Red-throated Loon

Update (4 Feb): The loon was still alive and in the same place as of 9am this morning, but was dead by 10am. Jen C. picked it up at that time – she said that upon examination they discovered it was thin but without any obvious other problems – so it may have a parasite … Read more

High Winds and an Unexpected Loon

Winds were fierce through the night, topping out with 53 mph sustained winds on the 3:53 observation (81 mph gust) and a gust of 86 mph the 4:53 am update (though down to 37 mph sustained). The breeze was still quite stiff when the kids and I walked down to Totem Park later in the morning. Park trails were closed due to high winds, so we just walked down the beach a ways before heading back. The play of light as sun rays illuminated rain squalls through small gaps in the clouds. It might have been nice to get some video (straight or maybe time lapse) – but conditions weren’t so inspiring for hanging out in the open very long.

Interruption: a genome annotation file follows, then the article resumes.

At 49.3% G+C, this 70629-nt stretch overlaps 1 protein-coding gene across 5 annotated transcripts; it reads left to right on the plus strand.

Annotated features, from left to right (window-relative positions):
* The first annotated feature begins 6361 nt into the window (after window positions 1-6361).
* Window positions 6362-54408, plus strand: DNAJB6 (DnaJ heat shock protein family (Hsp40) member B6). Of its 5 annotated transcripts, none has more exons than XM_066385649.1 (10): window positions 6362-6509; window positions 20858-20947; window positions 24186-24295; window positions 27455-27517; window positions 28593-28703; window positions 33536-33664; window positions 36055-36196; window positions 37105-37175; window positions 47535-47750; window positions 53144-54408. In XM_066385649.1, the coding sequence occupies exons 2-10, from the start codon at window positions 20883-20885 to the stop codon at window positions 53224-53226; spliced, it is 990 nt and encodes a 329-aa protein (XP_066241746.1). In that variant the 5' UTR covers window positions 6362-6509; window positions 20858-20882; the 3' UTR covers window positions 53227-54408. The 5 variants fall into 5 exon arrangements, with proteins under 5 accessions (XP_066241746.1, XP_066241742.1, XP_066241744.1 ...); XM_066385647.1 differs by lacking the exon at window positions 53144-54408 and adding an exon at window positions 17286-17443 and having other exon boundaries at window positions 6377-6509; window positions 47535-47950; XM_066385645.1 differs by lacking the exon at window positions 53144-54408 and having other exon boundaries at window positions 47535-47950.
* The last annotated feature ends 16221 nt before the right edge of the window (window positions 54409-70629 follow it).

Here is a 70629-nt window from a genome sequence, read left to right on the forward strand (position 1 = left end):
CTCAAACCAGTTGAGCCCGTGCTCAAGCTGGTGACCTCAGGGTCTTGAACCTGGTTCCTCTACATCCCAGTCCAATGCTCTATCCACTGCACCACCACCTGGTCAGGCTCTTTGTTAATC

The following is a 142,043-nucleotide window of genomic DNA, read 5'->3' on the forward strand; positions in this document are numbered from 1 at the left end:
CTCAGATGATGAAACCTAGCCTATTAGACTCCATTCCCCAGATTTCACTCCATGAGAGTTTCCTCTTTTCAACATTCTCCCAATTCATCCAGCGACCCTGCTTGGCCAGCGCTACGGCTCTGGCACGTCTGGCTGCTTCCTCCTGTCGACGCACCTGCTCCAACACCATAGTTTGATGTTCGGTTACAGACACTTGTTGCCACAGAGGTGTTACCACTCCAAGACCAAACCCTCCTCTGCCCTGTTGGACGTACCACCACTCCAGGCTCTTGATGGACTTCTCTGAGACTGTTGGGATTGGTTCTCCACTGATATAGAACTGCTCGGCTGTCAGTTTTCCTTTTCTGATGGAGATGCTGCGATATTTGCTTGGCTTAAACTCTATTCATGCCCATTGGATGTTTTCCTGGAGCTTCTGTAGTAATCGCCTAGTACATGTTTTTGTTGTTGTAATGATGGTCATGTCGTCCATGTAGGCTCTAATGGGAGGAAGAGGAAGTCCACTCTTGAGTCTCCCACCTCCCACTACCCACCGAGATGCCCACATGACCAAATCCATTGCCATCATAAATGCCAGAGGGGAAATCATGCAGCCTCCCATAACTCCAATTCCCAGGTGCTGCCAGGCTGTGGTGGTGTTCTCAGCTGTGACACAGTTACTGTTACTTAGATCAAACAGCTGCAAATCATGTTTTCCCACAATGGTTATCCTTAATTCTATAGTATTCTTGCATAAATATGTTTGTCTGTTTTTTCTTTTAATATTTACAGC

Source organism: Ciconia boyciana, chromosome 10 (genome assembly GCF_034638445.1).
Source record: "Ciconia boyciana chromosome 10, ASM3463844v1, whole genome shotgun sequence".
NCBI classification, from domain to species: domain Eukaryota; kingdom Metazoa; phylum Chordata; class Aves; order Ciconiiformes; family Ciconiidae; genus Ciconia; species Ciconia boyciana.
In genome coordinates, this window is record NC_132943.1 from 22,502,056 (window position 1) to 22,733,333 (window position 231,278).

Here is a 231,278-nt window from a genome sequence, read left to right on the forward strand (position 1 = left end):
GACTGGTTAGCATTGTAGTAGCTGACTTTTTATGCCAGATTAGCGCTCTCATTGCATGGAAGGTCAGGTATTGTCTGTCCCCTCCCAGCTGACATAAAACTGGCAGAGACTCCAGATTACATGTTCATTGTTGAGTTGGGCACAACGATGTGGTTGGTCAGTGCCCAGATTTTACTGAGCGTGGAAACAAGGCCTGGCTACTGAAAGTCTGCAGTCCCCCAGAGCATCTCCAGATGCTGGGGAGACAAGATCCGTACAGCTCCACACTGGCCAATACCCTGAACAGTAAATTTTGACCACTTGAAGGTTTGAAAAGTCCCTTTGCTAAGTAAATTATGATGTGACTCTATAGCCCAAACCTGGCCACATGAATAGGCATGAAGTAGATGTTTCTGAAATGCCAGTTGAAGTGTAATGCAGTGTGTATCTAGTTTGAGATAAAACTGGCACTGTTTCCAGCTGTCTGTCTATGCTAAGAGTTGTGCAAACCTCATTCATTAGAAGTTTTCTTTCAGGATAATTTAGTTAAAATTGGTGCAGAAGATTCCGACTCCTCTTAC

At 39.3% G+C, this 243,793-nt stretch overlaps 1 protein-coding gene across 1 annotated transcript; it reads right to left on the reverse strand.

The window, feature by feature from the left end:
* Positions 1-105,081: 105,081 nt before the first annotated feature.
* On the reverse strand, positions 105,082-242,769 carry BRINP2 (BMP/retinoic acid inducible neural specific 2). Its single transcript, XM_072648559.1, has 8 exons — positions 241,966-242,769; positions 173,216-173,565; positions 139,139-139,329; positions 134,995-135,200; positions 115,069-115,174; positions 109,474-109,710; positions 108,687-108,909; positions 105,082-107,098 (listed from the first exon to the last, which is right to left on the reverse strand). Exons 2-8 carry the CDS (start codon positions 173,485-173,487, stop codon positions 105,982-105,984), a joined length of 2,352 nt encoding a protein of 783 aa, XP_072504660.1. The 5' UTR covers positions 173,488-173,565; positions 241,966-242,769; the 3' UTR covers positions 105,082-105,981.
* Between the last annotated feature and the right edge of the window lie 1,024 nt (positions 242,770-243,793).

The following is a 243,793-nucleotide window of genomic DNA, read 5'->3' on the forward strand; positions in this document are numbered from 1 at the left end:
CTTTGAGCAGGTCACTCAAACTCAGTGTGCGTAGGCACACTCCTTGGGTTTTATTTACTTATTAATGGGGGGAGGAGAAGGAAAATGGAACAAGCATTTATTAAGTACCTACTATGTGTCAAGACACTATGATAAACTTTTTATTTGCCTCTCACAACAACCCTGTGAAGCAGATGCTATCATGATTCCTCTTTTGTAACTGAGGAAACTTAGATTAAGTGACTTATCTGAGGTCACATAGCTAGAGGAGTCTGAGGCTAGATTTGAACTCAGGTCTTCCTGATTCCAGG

Later this afternoon I heard a report of a Red-throated Loon on Swan Lake. I made a quick stop at the lake and grabbed some pictures of it, but will write it up in a separate post.

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Juvenile Red-throated Loon

I noticed an odd loon at the entrance to Sealing Cove while walking to class this afternoon. It was too far out to get very good photos, but I took a bunch hoping to confirm my suspicion that it was a Red-throated Loon. It is the first Red-throated Loon I’ve seen in winter and recognized at the time, although it was only later I realized it must be a first winter bird.

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